Search is the discoverer of the Port Hope Simpson REE District, a highly prospective light and heavy REE belt located in southeast Labrador, where the Company controls a dominant land position in a belt 70 km long and up to 8 km wide. In addition, Search holds a number of additional mineral prospects in Newfoundland and Labrador in its portfolio, including claims in the Strange Lake Complex (where Quest Rare Minerals has a Joint Venture with Search); and at the Red Wine Complex (where Great Western Minerals Group has a Joint Venture with Search).

Dr. Luc Duchesne


Dr. Luc C. Duchesne is a Speaker and Author with a PhD in Biochemistry. With three decades of scientific and business experience, he has published ... <Read more about Dr. Luc Duchesne>

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  • Cassiopeia

    It would interesting to have an opinion of Orbite who seem to be within striking distance of their HPA production.

    March 7, 2015 - 7:51 AM

  • Andrew Wins

    What’s the resident extractive industries expert, aka Steve Mackowski, think of this process?
    And what’s stopping the Chinese separation guys from using it (if they have not already done so) and therefore lowering the production costs across the board?

    March 8, 2015 - 5:46 PM

  • Geysa Pereira

    Any one can explain to me what´s actually new in this technology to be reffered as “proprietary metallurgical process”? Thx.

    March 9, 2015 - 8:44 AM

  • Tracy Weslosky

    Thank you for the questions and emails I have received on this column written by Dr. Luc Duchesne. Search Minerals has graciously sent me a reply for our readers.

    Excerpt from email from Management:
    “Search’s process avoids all use of grinding equipment. Only simple crushing is used. There is no equipment to try to separate rare earth minerals from waste. The whole ore is treated. Very small amounts of reagents (acid, magnesite and oxalic acid) are used to recover the rare earths. The process is simple but definitely not “bog standard”. No-one else is practicing such a process and Search has a United States patent pending to protect this simple low cost (capital and operating) technology for rare earth extraction from Foxtrot mineralization.”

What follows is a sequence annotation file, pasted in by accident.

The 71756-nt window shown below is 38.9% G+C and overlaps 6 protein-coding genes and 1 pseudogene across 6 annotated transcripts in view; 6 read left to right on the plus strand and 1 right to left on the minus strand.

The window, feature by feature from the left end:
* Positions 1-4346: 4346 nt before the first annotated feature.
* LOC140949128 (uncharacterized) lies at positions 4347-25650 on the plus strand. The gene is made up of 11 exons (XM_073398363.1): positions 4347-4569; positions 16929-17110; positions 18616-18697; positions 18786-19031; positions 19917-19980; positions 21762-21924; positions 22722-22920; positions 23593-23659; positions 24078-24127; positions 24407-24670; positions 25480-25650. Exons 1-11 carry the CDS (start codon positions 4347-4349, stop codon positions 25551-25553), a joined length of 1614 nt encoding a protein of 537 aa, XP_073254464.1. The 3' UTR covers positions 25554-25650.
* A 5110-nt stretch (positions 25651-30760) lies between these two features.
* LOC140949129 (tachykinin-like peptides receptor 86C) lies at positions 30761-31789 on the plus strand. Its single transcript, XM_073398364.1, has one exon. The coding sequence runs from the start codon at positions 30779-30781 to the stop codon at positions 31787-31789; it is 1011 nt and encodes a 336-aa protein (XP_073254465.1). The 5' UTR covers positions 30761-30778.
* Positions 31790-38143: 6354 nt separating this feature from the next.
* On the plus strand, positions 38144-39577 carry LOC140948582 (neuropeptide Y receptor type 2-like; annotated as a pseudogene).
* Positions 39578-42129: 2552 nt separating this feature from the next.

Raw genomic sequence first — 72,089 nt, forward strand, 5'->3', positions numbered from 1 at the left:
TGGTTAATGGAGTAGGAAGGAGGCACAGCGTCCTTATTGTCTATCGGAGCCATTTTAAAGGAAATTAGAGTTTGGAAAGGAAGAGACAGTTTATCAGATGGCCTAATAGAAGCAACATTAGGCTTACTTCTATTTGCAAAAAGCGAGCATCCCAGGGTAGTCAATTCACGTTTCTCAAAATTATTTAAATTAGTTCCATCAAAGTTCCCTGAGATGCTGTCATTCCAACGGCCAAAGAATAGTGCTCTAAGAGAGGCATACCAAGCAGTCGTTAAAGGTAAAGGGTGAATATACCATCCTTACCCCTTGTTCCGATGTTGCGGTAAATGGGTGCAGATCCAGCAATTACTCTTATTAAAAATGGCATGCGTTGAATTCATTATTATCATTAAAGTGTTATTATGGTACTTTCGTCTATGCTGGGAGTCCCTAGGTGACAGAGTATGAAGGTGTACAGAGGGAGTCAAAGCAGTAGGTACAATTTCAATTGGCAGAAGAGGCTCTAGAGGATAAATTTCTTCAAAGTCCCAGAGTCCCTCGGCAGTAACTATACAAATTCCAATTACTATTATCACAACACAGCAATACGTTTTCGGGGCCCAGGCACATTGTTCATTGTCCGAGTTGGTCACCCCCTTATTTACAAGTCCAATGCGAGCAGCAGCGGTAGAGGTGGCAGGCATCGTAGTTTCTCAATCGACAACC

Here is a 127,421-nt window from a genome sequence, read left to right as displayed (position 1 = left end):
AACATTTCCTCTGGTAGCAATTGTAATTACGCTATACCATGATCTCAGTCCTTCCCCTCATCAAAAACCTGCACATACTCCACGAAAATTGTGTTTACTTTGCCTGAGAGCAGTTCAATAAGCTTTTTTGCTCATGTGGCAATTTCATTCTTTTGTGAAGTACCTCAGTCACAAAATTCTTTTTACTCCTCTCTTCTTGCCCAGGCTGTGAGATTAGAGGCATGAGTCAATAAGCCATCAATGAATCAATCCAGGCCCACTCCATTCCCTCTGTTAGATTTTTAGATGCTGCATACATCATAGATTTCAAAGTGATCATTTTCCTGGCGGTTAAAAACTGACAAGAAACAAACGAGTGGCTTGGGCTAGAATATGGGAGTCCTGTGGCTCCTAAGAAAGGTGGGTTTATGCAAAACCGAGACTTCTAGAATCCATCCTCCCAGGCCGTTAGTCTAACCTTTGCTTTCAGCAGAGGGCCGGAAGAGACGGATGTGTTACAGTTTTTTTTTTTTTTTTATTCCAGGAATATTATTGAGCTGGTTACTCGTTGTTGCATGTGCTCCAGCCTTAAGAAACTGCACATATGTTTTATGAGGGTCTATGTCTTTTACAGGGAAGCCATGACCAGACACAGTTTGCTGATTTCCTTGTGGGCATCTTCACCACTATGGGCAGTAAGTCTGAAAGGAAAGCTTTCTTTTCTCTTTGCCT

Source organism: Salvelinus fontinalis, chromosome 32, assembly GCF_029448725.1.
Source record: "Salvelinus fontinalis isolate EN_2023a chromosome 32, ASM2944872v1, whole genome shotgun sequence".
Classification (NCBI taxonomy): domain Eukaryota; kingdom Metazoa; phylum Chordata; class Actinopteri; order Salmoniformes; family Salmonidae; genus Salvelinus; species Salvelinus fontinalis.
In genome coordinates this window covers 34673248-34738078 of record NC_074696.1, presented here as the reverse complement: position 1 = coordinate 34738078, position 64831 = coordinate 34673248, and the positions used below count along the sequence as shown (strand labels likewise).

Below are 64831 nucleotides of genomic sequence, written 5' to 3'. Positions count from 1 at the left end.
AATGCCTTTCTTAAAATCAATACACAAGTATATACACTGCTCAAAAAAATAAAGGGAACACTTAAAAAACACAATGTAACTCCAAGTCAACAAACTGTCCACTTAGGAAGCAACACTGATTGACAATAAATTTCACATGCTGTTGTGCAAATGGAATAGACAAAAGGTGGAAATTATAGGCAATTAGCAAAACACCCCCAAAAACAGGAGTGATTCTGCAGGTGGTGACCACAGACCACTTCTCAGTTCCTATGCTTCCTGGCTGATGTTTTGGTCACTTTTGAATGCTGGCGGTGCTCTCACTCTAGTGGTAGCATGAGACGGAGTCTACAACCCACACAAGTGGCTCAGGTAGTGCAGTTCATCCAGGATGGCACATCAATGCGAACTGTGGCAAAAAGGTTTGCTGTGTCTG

March 10, 2015 - 2:01 PM

  • Tracy Weslosky

    Thank you for your comment Geysa.

    Search Management has responded to your question with the following:
    “Search believes that the new process represents a breakthrough in simplicity, cost and efficiency. The new process is described as:
    – Process whole ore crushed to 3.45mm (6 mesh)
    – No grinding
    – No flotation
    – No magnetic separation
    – No gravity separation

    Search have sought protection for the process by applying for a patent through the US Patent office. Search will seek protection for the process in additional countries through the Patent Cooperation Treaty (PCT)

    – Patent protection ensures Search has a right to use the process and prevents others from using it, except under license from Search.” — end of excerpt from email.

    March 10, 2015 - 2:03 PM